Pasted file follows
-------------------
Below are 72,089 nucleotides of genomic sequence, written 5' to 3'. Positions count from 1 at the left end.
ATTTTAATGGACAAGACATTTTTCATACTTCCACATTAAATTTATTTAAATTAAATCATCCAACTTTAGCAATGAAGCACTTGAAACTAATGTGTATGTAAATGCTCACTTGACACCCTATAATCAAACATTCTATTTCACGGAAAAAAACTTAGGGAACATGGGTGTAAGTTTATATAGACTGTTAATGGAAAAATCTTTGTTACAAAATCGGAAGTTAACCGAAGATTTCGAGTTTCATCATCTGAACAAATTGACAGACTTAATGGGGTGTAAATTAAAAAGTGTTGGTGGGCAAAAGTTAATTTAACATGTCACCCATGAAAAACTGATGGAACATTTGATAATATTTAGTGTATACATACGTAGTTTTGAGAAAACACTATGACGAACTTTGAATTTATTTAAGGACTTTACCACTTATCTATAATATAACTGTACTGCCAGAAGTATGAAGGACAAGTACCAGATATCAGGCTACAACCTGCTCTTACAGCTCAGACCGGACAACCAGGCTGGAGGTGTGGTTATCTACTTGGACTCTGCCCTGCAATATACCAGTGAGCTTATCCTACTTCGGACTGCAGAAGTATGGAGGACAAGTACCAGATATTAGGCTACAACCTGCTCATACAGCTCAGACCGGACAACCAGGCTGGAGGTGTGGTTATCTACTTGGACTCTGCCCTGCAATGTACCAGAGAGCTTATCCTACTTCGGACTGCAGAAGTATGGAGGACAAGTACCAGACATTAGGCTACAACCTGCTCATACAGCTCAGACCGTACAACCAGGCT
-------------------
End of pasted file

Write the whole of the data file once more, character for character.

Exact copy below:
Below are 72,089 nucleotides of genomic sequence, written 5' to 3'. Positions count from 1 at the left end.
ATTTTAATGGACAAGACATTTTTCATACTTCCACATTAAATTTATTTAAATTAAATCATCCAACTTTAGCAATGAAGCACTTGAAACTAATGTGTATGTAAATGCTCACTTGACACCCTATAATCAAACATTCTATTTCACGGAAAAAAACTTAGGGAACATGGGTGTAAGTTTATATAGACTGTTAATGGAAAAATCTTTGTTACAAAATCGGAAGTTAACCGAAGATTTCGAGTTTCATCATCTGAACAAATTGACAGACTTAATGGGGTGTAAATTAAAAAGTGTTGGTGGGCAAAAGTTAATTTAACATGTCACCCATGAAAAACTGATGGAACATTTGATAATATTTAGTGTATACATACGTAGTTTTGAGAAAACACTATGACGAACTTTGAATTTATTTAAGGACTTTACCACTTATCTATAATATAACTGTACTGCCAGAAGTATGAAGGACAAGTACCAGATATCAGGCTACAACCTGCTCTTACAGCTCAGACCGGACAACCAGGCTGGAGGTGTGGTTATCTACTTGGACTCTGCCCTGCAATATACCAGTGAGCTTATCCTACTTCGGACTGCAGAAGTATGGAGGACAAGTACCAGATATTAGGCTACAACCTGCTCATACAGCTCAGACCGGACAACCAGGCTGGAGGTGTGGTTATCTACTTGGACTCTGCCCTGCAATGTACCAGAGAGCTTATCCTACTTCGGACTGCAGAAGTATGGAGGACAAGTACCAGACATTAGGCTACAACCTGCTCATACAGCTCAGACCGTACAACCAGGCT